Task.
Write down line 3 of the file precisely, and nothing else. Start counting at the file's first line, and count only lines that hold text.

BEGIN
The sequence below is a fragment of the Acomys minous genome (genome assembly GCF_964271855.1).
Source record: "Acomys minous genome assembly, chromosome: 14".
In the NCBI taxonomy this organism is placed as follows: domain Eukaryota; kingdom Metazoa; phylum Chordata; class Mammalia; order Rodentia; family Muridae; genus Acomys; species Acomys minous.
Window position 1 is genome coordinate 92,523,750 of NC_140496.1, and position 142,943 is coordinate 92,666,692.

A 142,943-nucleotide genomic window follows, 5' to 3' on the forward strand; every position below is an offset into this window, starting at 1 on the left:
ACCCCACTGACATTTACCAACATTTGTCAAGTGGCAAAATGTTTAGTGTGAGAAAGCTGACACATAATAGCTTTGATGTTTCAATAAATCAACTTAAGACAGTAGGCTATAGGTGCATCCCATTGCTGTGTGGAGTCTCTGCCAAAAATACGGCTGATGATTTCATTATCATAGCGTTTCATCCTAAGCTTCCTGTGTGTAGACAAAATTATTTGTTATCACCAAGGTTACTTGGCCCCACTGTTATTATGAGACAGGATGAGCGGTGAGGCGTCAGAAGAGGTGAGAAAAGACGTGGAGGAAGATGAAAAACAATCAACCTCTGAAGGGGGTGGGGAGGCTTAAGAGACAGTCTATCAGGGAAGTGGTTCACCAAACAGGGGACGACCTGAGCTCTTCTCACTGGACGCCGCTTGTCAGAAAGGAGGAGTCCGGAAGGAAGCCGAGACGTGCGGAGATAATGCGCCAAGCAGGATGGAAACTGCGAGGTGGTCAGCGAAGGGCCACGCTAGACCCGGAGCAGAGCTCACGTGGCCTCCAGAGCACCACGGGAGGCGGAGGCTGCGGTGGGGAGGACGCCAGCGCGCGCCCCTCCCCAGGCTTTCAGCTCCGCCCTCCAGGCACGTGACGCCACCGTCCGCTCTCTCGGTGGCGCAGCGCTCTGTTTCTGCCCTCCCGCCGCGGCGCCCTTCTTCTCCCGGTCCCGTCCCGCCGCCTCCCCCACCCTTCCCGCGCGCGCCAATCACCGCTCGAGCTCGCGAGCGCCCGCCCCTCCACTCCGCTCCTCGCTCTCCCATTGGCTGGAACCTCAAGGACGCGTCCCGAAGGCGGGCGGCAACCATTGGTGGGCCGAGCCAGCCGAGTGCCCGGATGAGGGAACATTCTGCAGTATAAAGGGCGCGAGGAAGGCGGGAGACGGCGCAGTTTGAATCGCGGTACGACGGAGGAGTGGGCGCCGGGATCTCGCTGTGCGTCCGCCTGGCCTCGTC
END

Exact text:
In the NCBI taxonomy this organism is placed as follows: domain Eukaryota; kingdom Metazoa; phylum Chordata; class Mammalia; order Rodentia; family Muridae; genus Acomys; species Acomys minous.